Today, the American Radio Relay League (ARRL), begins their annual field day. Field day was initially designed as a way to allow Amateur Radio Operators (hams) to practice operations under less than ideal conditions for emergency preparedness.
Today, with the availability of technology such as generators, solar panels, etc., the exercise is less about emergency communications, and more of a contest and learning opportunity.
I will be spending a large portion of my day at the W5UMS Field Day, here in Oxford, MS. I will use a portion of my day to operate (talk to people around the world), and another portion to learn to build some things I am not so familiar with.
One such item I will be building with my daughter is a “Tape Measure Yagi”. This is a directional antenna that allows one to focus their radio signal in a single direction. I want to build one so I can show my students how at school, and my daughter will learn to solder, practice measuring, and so forth in the process as well.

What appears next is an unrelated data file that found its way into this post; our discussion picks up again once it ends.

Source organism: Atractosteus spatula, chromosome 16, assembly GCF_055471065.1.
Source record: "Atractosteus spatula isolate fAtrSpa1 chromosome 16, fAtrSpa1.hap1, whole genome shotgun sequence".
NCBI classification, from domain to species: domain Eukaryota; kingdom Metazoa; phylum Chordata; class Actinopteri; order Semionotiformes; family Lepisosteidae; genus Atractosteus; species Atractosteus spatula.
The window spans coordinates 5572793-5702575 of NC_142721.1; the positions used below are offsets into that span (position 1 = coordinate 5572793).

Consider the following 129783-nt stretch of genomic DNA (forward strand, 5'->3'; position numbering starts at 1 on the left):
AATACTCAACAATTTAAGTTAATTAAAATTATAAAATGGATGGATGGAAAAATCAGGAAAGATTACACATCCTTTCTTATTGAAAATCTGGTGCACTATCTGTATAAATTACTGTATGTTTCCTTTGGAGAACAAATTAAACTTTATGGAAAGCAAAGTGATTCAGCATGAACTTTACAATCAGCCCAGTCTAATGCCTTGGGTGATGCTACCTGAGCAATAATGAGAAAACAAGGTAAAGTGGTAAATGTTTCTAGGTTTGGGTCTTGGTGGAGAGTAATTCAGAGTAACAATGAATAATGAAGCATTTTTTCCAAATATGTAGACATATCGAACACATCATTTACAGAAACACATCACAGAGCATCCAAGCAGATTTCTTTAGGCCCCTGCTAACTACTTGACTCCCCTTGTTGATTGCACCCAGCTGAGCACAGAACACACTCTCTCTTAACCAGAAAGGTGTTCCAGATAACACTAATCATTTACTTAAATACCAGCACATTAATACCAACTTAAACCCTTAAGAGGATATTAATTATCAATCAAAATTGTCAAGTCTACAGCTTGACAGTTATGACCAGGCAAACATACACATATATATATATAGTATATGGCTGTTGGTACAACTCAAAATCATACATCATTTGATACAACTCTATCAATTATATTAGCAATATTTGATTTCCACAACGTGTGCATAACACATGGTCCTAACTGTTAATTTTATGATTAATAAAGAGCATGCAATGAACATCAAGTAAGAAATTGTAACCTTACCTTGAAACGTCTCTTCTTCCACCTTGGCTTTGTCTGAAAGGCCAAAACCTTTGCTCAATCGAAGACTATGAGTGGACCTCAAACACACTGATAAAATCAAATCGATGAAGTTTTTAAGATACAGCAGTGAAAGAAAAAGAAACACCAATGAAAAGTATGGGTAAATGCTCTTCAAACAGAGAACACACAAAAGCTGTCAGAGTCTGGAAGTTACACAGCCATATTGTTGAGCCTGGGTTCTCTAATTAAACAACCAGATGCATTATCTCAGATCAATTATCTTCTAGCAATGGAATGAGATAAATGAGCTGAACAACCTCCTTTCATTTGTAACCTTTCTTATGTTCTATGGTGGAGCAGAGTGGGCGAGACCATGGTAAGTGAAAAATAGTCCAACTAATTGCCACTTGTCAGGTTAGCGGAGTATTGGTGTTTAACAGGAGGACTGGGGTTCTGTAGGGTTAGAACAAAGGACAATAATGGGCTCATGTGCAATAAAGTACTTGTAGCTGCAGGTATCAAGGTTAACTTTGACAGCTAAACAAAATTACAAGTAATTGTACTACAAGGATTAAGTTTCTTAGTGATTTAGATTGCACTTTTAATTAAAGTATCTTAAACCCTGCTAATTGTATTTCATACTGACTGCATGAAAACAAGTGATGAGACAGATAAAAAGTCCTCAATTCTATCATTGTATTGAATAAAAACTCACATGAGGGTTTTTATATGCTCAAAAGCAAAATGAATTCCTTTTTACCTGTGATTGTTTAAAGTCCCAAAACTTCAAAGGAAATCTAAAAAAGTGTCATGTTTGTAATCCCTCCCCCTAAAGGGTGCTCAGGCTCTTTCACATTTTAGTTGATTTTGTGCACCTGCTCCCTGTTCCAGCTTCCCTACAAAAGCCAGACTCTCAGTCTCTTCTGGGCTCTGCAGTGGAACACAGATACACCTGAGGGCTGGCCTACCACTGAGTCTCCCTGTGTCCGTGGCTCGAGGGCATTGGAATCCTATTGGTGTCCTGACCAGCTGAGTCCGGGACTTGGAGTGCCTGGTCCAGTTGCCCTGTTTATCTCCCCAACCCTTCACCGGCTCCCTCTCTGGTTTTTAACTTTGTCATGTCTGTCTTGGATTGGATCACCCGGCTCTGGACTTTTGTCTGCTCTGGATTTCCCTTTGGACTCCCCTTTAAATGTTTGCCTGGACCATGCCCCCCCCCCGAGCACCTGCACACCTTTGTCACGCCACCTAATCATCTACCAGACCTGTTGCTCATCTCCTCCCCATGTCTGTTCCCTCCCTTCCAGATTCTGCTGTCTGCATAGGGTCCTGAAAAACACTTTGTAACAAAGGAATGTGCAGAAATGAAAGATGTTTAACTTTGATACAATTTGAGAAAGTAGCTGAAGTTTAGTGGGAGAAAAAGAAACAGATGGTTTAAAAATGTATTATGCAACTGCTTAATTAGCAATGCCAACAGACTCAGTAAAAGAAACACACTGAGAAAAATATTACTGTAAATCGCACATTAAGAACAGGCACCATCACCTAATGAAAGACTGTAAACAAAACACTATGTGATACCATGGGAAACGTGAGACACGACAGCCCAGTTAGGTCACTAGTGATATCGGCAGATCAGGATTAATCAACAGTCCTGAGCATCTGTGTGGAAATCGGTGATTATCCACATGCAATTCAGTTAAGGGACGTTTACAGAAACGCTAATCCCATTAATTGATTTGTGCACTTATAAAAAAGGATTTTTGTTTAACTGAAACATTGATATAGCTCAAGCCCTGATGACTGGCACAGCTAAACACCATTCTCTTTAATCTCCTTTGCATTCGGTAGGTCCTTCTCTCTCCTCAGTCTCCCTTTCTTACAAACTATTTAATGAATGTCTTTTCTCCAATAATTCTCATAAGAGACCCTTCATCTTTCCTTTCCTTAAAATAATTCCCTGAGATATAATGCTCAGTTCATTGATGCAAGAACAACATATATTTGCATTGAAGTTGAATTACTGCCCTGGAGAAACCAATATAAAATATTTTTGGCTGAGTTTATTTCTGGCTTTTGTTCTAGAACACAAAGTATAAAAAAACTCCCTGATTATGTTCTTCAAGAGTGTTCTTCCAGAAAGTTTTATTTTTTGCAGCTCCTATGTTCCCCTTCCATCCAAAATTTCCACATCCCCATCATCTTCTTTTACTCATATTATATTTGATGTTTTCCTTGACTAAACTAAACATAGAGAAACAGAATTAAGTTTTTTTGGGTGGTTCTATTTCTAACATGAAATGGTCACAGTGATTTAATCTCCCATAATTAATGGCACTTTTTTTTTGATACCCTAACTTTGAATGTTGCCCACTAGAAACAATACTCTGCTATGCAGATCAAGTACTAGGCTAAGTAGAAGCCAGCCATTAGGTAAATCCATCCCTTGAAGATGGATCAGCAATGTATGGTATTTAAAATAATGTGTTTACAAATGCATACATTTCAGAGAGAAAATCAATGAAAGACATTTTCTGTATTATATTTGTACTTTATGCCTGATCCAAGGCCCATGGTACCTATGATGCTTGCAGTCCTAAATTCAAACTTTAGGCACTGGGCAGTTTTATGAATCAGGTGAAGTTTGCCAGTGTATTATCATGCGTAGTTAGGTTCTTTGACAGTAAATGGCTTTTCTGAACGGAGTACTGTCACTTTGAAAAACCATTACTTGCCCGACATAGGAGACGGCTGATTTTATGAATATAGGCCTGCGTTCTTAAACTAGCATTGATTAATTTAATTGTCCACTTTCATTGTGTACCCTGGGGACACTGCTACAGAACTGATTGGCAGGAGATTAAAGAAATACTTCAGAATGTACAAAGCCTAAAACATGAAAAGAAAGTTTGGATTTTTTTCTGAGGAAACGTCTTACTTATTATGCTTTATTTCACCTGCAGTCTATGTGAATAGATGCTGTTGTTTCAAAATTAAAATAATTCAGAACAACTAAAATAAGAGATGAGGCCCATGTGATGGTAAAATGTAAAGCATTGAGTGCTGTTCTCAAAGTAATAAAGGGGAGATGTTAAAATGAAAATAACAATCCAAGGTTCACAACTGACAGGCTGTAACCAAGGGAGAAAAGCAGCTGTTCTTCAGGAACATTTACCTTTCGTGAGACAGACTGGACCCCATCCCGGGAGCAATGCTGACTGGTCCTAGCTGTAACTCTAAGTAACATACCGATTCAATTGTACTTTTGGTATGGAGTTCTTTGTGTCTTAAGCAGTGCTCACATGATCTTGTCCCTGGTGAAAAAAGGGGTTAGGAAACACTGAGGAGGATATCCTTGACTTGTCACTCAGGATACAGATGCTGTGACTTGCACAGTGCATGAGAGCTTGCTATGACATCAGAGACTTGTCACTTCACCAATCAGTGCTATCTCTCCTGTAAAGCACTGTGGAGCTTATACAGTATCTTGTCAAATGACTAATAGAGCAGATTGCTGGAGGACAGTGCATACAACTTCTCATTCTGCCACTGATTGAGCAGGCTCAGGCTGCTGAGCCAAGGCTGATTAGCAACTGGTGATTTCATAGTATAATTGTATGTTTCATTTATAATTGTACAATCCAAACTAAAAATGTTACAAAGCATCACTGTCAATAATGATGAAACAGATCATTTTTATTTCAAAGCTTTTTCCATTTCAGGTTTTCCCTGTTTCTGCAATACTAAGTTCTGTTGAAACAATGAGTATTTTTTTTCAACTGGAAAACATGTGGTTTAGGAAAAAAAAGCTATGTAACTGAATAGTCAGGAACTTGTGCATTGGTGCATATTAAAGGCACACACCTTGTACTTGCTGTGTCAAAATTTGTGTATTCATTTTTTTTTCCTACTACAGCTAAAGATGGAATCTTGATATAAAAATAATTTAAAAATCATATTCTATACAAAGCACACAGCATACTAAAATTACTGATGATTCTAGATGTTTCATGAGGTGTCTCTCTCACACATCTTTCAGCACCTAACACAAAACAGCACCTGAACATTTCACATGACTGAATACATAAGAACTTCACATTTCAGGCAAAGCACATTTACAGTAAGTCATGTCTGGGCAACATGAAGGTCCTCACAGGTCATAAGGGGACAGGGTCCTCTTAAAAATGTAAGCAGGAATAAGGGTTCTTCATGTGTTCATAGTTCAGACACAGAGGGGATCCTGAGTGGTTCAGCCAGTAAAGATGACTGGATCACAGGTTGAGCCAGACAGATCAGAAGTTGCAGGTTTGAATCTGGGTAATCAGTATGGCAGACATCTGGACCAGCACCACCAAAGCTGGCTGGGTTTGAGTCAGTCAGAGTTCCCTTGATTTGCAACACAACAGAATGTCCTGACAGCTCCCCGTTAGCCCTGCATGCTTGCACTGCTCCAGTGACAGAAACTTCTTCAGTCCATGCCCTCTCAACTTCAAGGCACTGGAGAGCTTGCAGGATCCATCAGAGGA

Additionally, I will teach my daughter to operate the radio herself. She is studying for her Technician Class license, and this will help keep her motivated. I am currently an Amateur Extra operator (K5ATA) and Cyndi is a Technician (KD5YGK). We hope to have several kids come by so we can teach them a little “old school tech”.
The term “Old School Tech” is actually a bit of a misnomer. Radios have progressed over time, and now fully interface with computers. We have full digital modes where hams can operate and type messages using radio waves. These have the added advantage over voice communications in that they require less output power to travel great distances.
Each year, I try to get at least a few kids licensed. This is a way for students to have real world interaction with some rather complicated math, electrical theory, and communications skills. Not to mention, kids really enjoy getting to connect with others around the world.
If you have a few spare minutes today, visit the website arrl.org and look for a field day operation near you. You never know, you might just learn something new.